19th Sunday Ordinary Time

top of Mt. Washington, New Hampshire

Note: I am on vacation, camping up in the White Mountains of New Hampshire this weekend. Here is my homily from three years ago:

Homily — 19th Sunday OT B August 10, 2003
The Prophet Elijah Receiving Bread  and Water from an Angel Peter Paul Rubens

In today’s first reading, the prophet Elijah, probably the holiest man in the whole Old Testament, has had it with life. The whole nation of Israel has turned from the one true God, and is worshiping false gods. Just days before, Elijah had worked a great miracle and then called down rain after a three year drought, in the presence of King Ahab and thousands of Israelites. But this doesn’t turn them back to God. In return stopping a severe three year drought, the King orders Elijah’s execution. So Elijah flees from the King and his wife Jezebel, and here we find him in today’s first reading, 90 miles from the royal palace in Beer-Sheba, in southern Judaea, very discouraged, despairing, asking God to take his life.
Instead of taking Elijah’s life, God gives him life. An angel gives him bread and command him to eat it. Elijah obeys, he eats a little and then lies back down and continues to want to die. But the angel commands him to eat more else the journey will be too long for you.
And after eating this bread again he’s able to walk 40 days and 40 nights to Mt. Horeb, also called Mt. Sinai, and there God finally speaks to him and renews Elijah’s spirit to continue to fight for the conversion of his people.
Today at St. Joseph Church my brothers and sisters, an angel of the Lord will visit you and me. This angel will command us to get up and eat the Bread God has placed before us. We must rise and eat it, or else the journey will be too long for us.
The bread the angel gives us today is even better than that given to Elijah. It will not only sustain us throughout this life, but it will also give us the nourishment to journey out of this life and into the next life when the hour of our departure has suddenly arrived.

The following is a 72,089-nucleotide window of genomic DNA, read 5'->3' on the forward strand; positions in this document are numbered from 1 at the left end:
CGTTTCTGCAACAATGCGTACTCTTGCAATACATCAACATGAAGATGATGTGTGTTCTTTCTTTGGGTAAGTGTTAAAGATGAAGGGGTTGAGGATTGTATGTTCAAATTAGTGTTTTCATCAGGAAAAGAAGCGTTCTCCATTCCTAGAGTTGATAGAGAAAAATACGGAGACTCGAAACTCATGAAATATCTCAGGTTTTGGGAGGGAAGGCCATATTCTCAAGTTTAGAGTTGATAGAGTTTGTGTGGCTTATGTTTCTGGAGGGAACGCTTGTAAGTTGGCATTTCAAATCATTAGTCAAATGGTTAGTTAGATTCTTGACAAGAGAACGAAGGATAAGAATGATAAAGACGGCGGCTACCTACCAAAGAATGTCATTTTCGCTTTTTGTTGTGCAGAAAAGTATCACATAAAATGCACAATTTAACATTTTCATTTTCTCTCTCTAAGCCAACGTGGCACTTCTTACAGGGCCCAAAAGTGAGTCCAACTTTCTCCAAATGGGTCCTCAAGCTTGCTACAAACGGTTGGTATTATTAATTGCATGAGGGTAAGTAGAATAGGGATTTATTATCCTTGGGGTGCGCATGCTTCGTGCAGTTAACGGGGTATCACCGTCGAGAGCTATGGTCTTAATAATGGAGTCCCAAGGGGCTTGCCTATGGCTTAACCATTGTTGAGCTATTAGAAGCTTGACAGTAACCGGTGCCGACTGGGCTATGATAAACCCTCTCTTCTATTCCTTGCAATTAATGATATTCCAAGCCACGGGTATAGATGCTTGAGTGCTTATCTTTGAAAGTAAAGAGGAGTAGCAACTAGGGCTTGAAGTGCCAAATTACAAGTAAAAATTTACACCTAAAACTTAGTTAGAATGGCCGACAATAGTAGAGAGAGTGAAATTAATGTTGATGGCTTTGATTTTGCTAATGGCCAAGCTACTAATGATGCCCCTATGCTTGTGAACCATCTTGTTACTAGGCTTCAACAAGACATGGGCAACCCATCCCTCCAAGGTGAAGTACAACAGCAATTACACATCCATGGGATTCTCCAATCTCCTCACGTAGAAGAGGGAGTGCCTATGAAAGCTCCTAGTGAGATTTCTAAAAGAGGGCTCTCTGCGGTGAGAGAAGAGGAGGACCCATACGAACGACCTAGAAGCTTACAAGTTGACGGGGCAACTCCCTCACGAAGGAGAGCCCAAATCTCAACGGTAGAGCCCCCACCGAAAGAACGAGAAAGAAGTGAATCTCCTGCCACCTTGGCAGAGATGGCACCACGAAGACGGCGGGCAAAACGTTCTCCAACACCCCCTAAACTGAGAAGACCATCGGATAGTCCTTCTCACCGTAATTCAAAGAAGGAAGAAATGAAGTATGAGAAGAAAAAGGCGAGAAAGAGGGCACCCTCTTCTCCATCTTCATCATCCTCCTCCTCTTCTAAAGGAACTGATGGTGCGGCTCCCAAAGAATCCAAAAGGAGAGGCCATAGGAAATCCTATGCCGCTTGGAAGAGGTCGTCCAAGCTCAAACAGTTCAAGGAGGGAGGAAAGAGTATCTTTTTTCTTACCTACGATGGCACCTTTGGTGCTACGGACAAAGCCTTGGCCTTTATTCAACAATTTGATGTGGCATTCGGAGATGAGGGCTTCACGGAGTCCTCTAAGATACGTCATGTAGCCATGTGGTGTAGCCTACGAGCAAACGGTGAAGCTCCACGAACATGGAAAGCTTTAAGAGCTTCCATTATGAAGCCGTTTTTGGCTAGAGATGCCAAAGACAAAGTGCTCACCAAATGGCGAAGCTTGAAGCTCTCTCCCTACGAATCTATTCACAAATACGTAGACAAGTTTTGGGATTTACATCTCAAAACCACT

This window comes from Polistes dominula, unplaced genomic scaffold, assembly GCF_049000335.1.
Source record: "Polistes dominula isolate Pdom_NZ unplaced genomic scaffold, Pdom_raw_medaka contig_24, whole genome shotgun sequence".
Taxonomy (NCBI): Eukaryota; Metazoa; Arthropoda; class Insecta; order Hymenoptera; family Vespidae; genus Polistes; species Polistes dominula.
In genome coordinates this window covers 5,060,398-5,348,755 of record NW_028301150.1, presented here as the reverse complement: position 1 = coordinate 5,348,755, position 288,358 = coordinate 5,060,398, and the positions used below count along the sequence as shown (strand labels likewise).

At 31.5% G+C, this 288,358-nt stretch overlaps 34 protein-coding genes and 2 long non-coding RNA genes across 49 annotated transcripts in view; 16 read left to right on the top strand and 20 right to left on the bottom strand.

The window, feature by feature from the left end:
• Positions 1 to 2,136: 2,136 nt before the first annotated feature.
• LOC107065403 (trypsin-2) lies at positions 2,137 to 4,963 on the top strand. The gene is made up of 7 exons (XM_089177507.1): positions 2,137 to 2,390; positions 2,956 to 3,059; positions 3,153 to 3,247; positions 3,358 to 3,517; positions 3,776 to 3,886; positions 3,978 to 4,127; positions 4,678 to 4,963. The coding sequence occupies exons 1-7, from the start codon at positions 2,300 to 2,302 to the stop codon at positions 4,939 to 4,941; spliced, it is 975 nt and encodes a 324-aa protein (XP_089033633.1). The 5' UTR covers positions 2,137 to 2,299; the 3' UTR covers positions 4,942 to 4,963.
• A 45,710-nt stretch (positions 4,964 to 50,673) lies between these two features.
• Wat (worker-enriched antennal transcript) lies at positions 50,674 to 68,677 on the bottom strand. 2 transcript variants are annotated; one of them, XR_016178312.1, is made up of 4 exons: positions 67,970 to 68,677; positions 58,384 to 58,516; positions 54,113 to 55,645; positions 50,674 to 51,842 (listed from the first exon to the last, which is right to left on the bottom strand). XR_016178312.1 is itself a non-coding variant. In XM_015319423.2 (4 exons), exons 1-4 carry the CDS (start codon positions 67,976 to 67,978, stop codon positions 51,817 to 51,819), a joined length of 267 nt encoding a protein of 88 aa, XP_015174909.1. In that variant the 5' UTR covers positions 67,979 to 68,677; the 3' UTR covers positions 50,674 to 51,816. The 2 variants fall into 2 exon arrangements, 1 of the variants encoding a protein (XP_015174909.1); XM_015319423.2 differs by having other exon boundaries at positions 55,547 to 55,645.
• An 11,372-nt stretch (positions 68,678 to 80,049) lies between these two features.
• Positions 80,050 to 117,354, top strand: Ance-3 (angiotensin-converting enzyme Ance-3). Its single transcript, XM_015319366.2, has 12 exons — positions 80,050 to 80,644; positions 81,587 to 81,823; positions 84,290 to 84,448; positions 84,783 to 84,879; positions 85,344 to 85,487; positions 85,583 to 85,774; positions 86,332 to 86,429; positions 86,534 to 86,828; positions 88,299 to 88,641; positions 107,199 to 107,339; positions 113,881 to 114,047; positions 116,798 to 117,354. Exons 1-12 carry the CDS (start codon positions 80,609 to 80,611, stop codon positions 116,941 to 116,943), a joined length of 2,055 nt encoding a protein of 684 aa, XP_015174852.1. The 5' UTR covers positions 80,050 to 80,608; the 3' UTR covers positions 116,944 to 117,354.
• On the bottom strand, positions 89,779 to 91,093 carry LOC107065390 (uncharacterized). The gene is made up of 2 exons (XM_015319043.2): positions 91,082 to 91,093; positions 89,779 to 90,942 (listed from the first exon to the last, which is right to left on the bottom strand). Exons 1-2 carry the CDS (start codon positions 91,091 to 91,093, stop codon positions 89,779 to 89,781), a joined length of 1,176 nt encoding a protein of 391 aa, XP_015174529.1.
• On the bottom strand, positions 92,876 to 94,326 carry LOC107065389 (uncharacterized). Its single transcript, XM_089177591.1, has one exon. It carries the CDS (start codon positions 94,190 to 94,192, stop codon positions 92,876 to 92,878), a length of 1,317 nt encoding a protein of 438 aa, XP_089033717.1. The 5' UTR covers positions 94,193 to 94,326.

The bread the angel gives us today is called by Our Lord Jesus Living Bread come down from Heaven.
Living Bread. Those are two words which aren’t normally put together. Any science teacher, or any child for that matter would tell you that Bread is not alive. There are living dogs, living humans, living trees, but no such thing as living bread. And yet Jesus on the night He was betrayed, took bread and gave it life: this is my Body. I am the living bread come down from Heaven. He who eats this Bread has eternal life.
Believe my brothers and sisters that the Bread present in this tabernacle, and the Bread that will soon be consecrated on our altar is alive — more alive than you or I will ever be, for this Bread is Life itself. And yet if we eat this Living Bread, no matter how weary life has been for us, no matter how discouraged or despairing we are, eating this Bread gives us new life. We like Elijah will be given strength to move on in our journey. And like Elijah, it will not be a road to nowhere that we’ll be traveling on, but a road that leads to God’s Holy mountain, where we will hear God’s voice clearly speaking to us.
In today’s first reading, Elijah, the holiest man in all the Old Testament, didn’t realize just how much he needed to eat of the Bread the Angel sent him. And how much more can you and I not realize how greatly we need to nourished by the Holy Eucharist. So if we find we don’t have any real appetite for Holy Communion, or don’t desire to receive the Eucharist more frequently and fruitfully, we need to realize that we are really in serious spiritual danger and the journey to Heaven might be too long a one to reach for us.
And many of us, maybe all of us, need to receive the Eucharist more than we realize. I recently heard someone say that the great Churches of yesterday, such as St. Ann’s here in Woonsocket, which were the centers of the community in their day, have been replaced in people’s lives by the Shopping Malls of today. It would be interesting, but perhaps depressing, to see whether more people on an average Sunday are at Church or out shopping at the mall for non essential things.
My parents tell me that when they were younger, many working people would be seen coming to Church even during the week, before or after work or during lunch time, to pay a visit to Jesus in the Blessed Sacrament. They would spend a minute or two in prayer, and then put a dollar in the poor box on their way out. Nowadays, we more often are seen paying a visit to Providence Place Mall, and on the way out we give eight dollars to the parking attendant! Not that there’s anything wrong with a good economy, but many of us seem to have forgot to put God and our spiritual needs first in life. May God stir up in our hearts a great hunger and appreciation for the bread of life, which today His angel brings to us, so that the journey which we all must take in this life will be a happy and healthy one, leading us to everlasting life.

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